POSITRON EMISSION TOMOGRAPHY

POSITRON EMISSION TOMOGRAPHY – Definition, Purposes, Principle, Instructions, Preparation of the Client, Procedure, After Care, Advantages and Disadvantages (NURSING PROCEDURE)

Positron emission tomography (PET) was developed in 1970’s, it is a noninvasive technique that is useful in studying biochemical and physiological function in a living organism such as glucose uptake and metabolism, oxygen uptake and cerebral blood flow pattern

DEFINITION

  • Positron emission tomography scanning is a type of radioactive substance is introduced into the body to assess structure and functions of tissues
  • Positron emission tomography is a computer-based nuclear imaging technique that can produce pictures of actual organ functioning. The patient either inhales a radioactive gas or is injected with a radioactive substances that emits positively charged particles

PURPOSE

  • To study heart and brain
  • To locate the origin of epileptic activity in the brain
  • To detect coronary artery disease
  • To assess myocardial viability
  • To assess the progress of coronary artery stenosis
  • To differentiate ischemia and dilated cardiomyopathy
  • To measure cerebral blood flow and cerebral glucose metabolism
  • To chart the progress of Alzheimer’s disease, Parkinson’s disease, head injury, schizonphrenia and manic depressive illness

PRINCIPLES OF PET

  • The technology is based on the use of an online cyclotron (electromagnetic machine) and positron emitting radionuclide is created
  • The patient inhales or injected with a compound that has been labeled with a positron emitting nuclide ‘tag’ (often carbon 11) once inside the body, the compound selected concentrates in the area of clinical interest and emits positrons that reacts with electrons producing gamma rays of specific energy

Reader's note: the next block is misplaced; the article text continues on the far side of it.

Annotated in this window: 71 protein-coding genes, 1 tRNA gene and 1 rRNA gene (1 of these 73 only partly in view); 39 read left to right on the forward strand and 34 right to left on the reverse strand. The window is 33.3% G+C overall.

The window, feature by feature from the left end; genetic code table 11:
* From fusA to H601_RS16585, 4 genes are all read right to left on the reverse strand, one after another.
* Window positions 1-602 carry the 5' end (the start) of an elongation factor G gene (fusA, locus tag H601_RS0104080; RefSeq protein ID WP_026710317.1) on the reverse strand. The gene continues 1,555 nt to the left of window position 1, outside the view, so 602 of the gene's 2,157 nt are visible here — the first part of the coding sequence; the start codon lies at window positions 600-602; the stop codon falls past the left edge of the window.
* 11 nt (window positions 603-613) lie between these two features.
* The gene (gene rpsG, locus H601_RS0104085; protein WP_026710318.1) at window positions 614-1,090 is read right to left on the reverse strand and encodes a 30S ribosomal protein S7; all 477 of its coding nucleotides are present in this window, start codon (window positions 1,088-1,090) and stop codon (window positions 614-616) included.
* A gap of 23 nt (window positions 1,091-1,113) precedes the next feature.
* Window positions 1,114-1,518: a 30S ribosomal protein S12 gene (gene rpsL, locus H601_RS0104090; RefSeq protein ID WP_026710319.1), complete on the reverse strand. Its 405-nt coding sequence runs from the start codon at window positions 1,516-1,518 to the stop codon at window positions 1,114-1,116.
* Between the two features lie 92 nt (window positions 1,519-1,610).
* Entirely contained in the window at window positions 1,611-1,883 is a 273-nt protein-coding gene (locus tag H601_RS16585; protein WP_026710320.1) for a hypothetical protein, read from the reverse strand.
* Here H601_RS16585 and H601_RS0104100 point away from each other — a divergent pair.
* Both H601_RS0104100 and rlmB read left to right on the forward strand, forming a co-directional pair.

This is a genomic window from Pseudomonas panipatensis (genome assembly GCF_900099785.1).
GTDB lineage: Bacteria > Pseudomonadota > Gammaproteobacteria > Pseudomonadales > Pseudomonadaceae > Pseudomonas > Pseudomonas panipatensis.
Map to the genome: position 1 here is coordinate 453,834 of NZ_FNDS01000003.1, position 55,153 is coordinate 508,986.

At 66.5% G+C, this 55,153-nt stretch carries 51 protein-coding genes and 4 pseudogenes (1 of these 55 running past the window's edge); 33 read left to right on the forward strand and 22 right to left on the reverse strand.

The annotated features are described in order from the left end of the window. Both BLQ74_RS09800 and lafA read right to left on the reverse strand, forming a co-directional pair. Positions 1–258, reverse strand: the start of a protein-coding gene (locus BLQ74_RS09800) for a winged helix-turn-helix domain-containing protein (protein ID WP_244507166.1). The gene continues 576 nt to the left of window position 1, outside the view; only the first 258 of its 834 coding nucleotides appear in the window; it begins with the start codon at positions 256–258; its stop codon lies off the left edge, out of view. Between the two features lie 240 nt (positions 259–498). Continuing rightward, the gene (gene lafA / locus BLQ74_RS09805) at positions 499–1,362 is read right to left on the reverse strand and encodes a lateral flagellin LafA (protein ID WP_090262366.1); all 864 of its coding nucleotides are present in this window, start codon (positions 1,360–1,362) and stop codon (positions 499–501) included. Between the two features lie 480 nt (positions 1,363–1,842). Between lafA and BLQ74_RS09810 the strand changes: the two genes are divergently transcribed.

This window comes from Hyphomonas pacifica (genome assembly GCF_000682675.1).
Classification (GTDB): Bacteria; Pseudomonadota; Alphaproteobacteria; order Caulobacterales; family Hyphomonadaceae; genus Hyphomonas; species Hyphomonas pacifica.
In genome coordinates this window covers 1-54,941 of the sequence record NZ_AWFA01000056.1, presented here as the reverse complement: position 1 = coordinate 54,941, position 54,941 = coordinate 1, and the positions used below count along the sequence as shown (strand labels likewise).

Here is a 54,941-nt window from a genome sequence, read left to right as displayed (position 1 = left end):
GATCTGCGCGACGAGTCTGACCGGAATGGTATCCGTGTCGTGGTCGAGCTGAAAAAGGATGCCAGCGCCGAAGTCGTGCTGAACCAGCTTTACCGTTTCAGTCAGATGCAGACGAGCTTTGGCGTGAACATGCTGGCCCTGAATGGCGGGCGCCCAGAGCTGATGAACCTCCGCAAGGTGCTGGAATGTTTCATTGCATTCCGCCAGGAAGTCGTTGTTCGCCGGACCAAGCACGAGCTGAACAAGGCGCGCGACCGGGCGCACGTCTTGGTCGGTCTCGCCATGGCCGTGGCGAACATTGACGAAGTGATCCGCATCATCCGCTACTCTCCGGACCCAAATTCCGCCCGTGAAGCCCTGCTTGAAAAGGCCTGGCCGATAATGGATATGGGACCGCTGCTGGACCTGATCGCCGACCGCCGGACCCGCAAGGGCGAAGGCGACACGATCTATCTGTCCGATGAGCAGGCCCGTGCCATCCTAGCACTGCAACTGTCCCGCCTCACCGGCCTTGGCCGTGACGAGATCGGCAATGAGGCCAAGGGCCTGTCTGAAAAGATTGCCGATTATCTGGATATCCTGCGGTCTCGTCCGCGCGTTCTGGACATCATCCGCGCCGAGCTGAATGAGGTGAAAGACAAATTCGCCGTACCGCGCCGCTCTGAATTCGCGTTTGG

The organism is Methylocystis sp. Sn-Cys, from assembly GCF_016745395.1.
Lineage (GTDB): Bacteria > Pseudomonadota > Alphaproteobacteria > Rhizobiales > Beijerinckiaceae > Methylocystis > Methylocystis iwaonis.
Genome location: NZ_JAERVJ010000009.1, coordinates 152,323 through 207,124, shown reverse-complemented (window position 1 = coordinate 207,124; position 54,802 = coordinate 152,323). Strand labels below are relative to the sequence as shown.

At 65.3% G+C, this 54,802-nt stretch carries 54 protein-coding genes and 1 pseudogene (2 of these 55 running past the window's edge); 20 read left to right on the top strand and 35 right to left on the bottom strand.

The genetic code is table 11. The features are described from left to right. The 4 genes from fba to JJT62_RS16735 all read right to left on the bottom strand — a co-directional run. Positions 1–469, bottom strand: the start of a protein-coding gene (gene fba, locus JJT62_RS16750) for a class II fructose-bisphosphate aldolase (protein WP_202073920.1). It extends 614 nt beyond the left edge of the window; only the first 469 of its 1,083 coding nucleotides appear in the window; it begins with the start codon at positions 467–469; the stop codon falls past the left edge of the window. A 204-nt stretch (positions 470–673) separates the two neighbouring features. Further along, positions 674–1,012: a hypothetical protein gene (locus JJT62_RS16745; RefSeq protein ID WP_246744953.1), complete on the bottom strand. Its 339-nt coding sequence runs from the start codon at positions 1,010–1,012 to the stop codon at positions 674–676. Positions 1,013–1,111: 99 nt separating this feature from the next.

• A special scanners detects the gamma rays and encodes the data into a computer which reconstructs cross-sectional images of the tissue containing the labeled compound

GENERAL INSTRUCTIONS

  • Explain the procedure to the patient clearly
  • Client is asked to fast 4 hours prior to the scan
  • Check the blood sugar if it is below 150 g/dL for diabetic

PREPARATION OF THE CLIENT

  • Explain the procedure to the patient
  • Check if the client had food within 4 hours prior to the procedure
  • Maintain NPO for 6 to 12 hours before the procedure
  • Check the blood sugar of the client
  • No glucose solution, intravenous should be used
  • Ask the client to empty the bladder prior to the procedure since it is for 2-3 hours

PROCEDURE

  • After 6-12 hours of nothing per oral, the client is placed on a stretcher in the imaging center and prepared
  • An arterial line may be inserted to draw blood samples for measurement of cerebral metabolic rate
  • The radio pharmaceutical agent of choice is injected via venous access
  • The patient rests quietly in a dimly lighted room for about 45 minutes while uptake of the drug occurs
  • If the blood sample is required, it is drawn quietly without disturbing the environment
  • The scanning procedure takes 45 minutes; the entire procedure takes about 2-3 hours

AFTER CARE

  • Check the vital signs and record
  • After completion of the study, fluids should be encouraged to clear the radioisotopes from the body

ADVANTAGES

Images through the procedure are very clear in comparison to the conventional scans

DISADVANTAGES

  • It is an expensive study
  • Online-cyclotron equipment is found only in a few major research centers
  • It is used for diagnostic purposes for only a limited number of clients
POSITRON EMISSION TOMOGRAPHY – Definition, Purposes, Principle, Instructions, Preparation of the Client, Procedure, After Care, Advantages and Disadvantages (NURSING PROCEDURE)
POSITRON EMISSION TOMOGRAPHY – Definition, Purposes, Principle, Instructions, Preparation of the Client, Procedure, After Care, Advantages and Disadvantages (NURSING PROCEDURE)

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